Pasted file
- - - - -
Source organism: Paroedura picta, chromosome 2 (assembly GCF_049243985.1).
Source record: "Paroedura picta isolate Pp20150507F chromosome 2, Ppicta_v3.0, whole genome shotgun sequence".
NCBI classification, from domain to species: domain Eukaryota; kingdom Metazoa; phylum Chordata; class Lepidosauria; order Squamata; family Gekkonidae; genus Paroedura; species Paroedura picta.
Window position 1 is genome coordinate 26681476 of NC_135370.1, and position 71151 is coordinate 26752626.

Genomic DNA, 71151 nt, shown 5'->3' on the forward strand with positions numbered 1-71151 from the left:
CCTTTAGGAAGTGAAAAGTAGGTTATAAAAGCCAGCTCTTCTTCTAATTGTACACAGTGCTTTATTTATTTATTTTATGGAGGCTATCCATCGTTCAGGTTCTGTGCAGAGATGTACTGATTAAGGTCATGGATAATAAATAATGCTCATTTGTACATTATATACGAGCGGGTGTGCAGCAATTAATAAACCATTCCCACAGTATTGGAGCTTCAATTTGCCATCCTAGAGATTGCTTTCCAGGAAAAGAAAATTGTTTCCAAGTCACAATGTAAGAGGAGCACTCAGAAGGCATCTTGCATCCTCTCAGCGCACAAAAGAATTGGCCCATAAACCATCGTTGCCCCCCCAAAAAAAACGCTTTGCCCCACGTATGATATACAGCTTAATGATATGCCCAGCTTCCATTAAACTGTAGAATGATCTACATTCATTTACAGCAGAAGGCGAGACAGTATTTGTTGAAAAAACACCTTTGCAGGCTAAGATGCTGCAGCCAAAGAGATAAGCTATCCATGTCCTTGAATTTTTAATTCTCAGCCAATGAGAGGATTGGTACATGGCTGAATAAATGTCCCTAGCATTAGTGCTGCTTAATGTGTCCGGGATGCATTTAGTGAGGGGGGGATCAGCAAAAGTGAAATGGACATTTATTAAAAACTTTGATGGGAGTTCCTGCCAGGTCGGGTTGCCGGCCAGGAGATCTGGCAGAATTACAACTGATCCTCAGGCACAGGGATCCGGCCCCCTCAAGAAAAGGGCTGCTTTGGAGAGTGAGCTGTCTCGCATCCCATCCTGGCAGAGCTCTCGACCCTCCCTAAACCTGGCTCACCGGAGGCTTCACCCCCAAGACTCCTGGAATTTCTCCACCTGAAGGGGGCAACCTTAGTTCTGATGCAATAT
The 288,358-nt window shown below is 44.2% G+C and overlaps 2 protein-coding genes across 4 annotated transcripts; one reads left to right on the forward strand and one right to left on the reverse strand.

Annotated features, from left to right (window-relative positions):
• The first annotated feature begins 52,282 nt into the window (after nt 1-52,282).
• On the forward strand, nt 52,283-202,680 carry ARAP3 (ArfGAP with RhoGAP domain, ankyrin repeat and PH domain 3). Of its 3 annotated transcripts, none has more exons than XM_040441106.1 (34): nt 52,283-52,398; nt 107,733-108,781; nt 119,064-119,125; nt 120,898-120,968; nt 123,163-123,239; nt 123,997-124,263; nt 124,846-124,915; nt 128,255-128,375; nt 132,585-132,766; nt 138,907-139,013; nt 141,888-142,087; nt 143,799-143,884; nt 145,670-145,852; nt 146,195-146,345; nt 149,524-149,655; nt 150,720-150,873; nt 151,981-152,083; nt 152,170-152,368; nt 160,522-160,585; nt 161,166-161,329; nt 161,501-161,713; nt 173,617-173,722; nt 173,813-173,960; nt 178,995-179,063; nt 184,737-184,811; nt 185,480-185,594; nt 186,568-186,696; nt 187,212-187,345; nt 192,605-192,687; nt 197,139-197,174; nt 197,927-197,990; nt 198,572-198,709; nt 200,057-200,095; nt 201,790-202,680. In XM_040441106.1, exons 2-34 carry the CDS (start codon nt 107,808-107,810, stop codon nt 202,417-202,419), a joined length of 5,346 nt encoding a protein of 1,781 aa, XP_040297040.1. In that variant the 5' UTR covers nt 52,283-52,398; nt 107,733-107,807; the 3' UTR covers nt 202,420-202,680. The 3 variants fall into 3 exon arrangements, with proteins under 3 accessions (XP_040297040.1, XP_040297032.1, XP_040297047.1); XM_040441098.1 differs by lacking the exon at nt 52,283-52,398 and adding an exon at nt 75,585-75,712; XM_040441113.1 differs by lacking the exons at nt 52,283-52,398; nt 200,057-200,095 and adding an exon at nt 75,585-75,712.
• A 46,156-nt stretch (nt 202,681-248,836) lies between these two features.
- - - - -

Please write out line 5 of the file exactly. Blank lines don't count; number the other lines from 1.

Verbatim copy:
Genomic DNA, 71151 nt, shown 5'->3' on the forward strand with positions numbered 1-71151 from the left: